In July, Santee’s fishing is hot, but many anglers are no-shows

Catfish
Catfish action can be as hot as the weather on the Santee Cooper lakes, especially in the Diversion Canal.

After July 4, fishing is great and pressure drops

Fishing is as hot as the summer sun in July, but the fishing action in terms of angler participation seems to slack off a bit this month.

Jamie Courtney at Hills Landing said that July typically features some of the very best catfishing of the entire year in the Diversion Canal. That’s also true on both lakes Marion and Moultrie. But the number of fishermen diminishes after the July 4 holiday.

“The fishing is great when the weather is at its hottest, which is July and into August,” Courtney said. “But the heat seems to keep some of the fishermen from fishing. While the catfishing is certainly good on the main lakes, the current flow in the Diversion Canal will draw catfish like crazy. It is literally some of the very best fishing of the entire year.

Courtney (843-753-2731) said that fishing is excellent both during the daytime and at night. But the techniques are different.

“During the day, drift-fishing, bouncing the bait on the bottom, is the best tactic,” he said. Different fishermen have different ways of doing it. I’ve found the best way is to have a 3-way swivel and a weight on the bottom heavy enough to keep the line fairly straight and vertical so you can feel the bite and bottom better. The size of the weight will vary with the current flow. The swivel should be about 18 inches up the line, and a leader with hook attached there.

Stinkbaits, cut baits, and live baits all work well

“The best baits will vary. Surprisingly to some, stinkbaits produce extremely well, especially on numbers of fish. But anglers will also catch plenty of 30-pound and larger catfish caught on the stinkbaits. Most of the big fish will be blue catfish. But a lot of channel catfish and blues are caught on stinkbaits. For really big fish, use cut shad or herring.”

Courtney said live bait or fresh cut bait will also produce some big flatheads in the Canal as well.

Courtney said that at night, fishermen prefer to anchor and flat-line fish the bottom. He said they have to use their running lights to be visible, but they don’t use underwater lights to attract fish.

“The same baits work well at night, and that’s a great time to catch some big fish as well,” he said. “Some anglers travel from other states and will fish the entire night. Others may fish just a few hours. Sometimes, it doesn’t take long to catch a huge cooler of mixed species of catfish at this time of the year whether you fish by day or night.”

By July, the crappie action has perked up again in deep water along drops loaded with brush.

Guide Buster Rush fishes Lake Marion, and he said July offers good fishing for both crappie and catfish.

“The crappie will begin to really orient to the brush piles along the drops by July,” Rush said. “They become quite predictable. And fishing for crappies can be very productive at this time of the year. We’ll catch some really big crappie and often, limits of fish as well. The key is to find the best depth and pattern for the day. Wind, cloud cover and local water conditions can all influence the depth where you find crappie on any given day.”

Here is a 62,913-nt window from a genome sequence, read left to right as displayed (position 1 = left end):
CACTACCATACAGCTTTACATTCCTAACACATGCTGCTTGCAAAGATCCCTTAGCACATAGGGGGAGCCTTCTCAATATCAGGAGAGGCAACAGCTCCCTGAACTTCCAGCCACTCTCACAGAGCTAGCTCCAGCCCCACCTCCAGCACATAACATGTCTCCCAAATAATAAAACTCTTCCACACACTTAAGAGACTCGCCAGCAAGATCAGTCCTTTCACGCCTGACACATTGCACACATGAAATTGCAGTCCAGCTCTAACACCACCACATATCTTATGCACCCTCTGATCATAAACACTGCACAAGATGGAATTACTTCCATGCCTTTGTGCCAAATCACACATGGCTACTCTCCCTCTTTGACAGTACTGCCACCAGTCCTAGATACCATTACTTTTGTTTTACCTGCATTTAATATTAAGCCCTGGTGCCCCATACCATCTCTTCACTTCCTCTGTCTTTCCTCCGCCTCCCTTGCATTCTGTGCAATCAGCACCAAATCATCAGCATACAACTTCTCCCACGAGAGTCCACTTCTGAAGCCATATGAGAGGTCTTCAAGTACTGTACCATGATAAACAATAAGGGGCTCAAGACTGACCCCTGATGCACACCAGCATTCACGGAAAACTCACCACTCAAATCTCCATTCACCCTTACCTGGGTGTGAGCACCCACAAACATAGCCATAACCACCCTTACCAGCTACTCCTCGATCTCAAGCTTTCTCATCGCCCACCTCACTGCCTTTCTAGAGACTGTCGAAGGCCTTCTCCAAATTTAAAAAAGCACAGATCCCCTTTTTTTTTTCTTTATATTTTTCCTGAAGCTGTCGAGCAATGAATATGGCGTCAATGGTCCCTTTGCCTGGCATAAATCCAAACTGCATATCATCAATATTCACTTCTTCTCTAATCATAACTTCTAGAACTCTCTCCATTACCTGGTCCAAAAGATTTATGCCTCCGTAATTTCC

Look for catfish near depth changes

Rush (803-432-5010) said catfishing is also good in the open-water areas of the lake as well. He said cut bait such as shad and herring are very productive. Anglers should focus their fishing efforts near a change in water depth like a creek, river or even just a small ditch.

On Lake Moultrie, Kevin Davis out of Blacks Camp echoed the crappie fishing success on the brush piles and said it’s a great time to load up on big crappie.

“But one thing some of the guides do, and I certainly do, is take a couple of cages of crickets with me at this time of the year,” said Davis (843-753-2231). “Often, we’ll find crappie on the brush, but sometimes I’ll mark a lot of fish but only catch a few crappie on that particular brush pile on that given day. Typically, that means there’s a bunch of bream around that particular brush.”

And these are big bream

“It’s not uncommon to quickly catch a bunch of huge bream from the deeper water, sunken brush areas from July on through the fall. So I keep plenty of bream bait handy. We’ll catch some huge bream before moving to another area to look for crappie. This is one type of fishing I think is overlooked by a lot of anglers. Plus, these are often some of the biggest bream we catch all year — even the biggest of the bedding bream. And they are great-eating fish and big enough to fillet with an electric knife,” he said.

The largemouth bass fishing continues to be good in both lakes; the basic pattern is to fish heavy cover with a variety of lures: worms, topwater, soft-plastic frogs, shallow-running crankbaits and a variety of bottom-bumping lures, depending on the specific cover being fished.

The key to success this month is not a matter of the fish cooperating; it’s a matter of dealing with the heat and getting on the lake and locating fish. Because of the summer patterns, the fish are often bunched up, but when you find them, you can catch a lot of fish quickly.

About Terry Madewell 809 Articles
Award-winning writer and photographer Terry Madewell of Ridgeway, S.C., has been an outdoors writer for more than 30 years. He has a degree in wildlife and fisheries management and has a long career as a professional wildlife biologist/natural resources manager.